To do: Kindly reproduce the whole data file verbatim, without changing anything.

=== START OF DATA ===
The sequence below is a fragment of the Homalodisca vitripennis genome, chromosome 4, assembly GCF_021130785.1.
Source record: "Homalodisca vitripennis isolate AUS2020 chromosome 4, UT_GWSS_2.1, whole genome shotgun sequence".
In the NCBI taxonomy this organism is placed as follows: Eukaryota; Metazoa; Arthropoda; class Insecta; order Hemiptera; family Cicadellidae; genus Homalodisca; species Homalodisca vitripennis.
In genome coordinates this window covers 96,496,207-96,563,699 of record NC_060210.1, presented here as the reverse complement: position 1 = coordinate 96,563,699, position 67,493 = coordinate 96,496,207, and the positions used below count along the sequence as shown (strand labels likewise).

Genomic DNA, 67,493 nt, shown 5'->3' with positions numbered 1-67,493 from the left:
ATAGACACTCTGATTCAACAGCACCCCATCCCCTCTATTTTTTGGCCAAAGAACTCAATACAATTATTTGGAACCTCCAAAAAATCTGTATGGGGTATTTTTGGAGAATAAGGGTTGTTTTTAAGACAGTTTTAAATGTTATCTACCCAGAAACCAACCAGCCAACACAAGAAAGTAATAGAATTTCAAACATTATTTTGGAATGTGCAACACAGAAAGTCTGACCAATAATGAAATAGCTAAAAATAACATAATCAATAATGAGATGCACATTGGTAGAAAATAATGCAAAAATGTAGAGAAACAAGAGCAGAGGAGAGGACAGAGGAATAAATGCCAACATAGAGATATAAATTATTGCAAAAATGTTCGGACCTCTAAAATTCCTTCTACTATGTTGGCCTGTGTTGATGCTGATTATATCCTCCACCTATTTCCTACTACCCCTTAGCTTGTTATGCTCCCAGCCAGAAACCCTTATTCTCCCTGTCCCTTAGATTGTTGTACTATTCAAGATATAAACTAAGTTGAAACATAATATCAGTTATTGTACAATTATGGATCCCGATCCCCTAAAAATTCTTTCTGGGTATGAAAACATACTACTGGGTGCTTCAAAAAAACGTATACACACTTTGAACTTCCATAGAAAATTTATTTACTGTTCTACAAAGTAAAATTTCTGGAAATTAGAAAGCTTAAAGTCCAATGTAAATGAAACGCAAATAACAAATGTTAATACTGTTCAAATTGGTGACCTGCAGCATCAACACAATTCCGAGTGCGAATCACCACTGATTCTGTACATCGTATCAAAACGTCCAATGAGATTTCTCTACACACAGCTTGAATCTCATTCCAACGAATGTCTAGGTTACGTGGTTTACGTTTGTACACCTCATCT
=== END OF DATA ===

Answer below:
The sequence below is a fragment of the Homalodisca vitripennis genome, chromosome 4, assembly GCF_021130785.1.
Source record: "Homalodisca vitripennis isolate AUS2020 chromosome 4, UT_GWSS_2.1, whole genome shotgun sequence".
In the NCBI taxonomy this organism is placed as follows: Eukaryota; Metazoa; Arthropoda; class Insecta; order Hemiptera; family Cicadellidae; genus Homalodisca; species Homalodisca vitripennis.
In genome coordinates this window covers 96,496,207-96,563,699 of record NC_060210.1, presented here as the reverse complement: position 1 = coordinate 96,563,699, position 67,493 = coordinate 96,496,207, and the positions used below count along the sequence as shown (strand labels likewise).

Genomic DNA, 67,493 nt, shown 5'->3' with positions numbered 1-67,493 from the left:
ATAGACACTCTGATTCAACAGCACCCCATCCCCTCTATTTTTTGGCCAAAGAACTCAATACAATTATTTGGAACCTCCAAAAAATCTGTATGGGGTATTTTTGGAGAATAAGGGTTGTTTTTAAGACAGTTTTAAATGTTATCTACCCAGAAACCAACCAGCCAACACAAGAAAGTAATAGAATTTCAAACATTATTTTGGAATGTGCAACACAGAAAGTCTGACCAATAATGAAATAGCTAAAAATAACATAATCAATAATGAGATGCACATTGGTAGAAAATAATGCAAAAATGTAGAGAAACAAGAGCAGAGGAGAGGACAGAGGAATAAATGCCAACATAGAGATATAAATTATTGCAAAAATGTTCGGACCTCTAAAATTCCTTCTACTATGTTGGCCTGTGTTGATGCTGATTATATCCTCCACCTATTTCCTACTACCCCTTAGCTTGTTATGCTCCCAGCCAGAAACCCTTATTCTCCCTGTCCCTTAGATTGTTGTACTATTCAAGATATAAACTAAGTTGAAACATAATATCAGTTATTGTACAATTATGGATCCCGATCCCCTAAAAATTCTTTCTGGGTATGAAAACATACTACTGGGTGCTTCAAAAAAACGTATACACACTTTGAACTTCCATAGAAAATTTATTTACTGTTCTACAAAGTAAAATTTCTGGAAATTAGAAAGCTTAAAGTCCAATGTAAATGAAACGCAAATAACAAATGTTAATACTGTTCAAATTGGTGACCTGCAGCATCAACACAATTCCGAGTGCGAATCACCACTGATTCTGTACATCGTATCAAAACGTCCAATGAGATTTCTCTACACACAGCTTGAATCTCATTCCAACGAATGTCTAGGTTACGTGGTTTACGTTTGTACACCTCATCT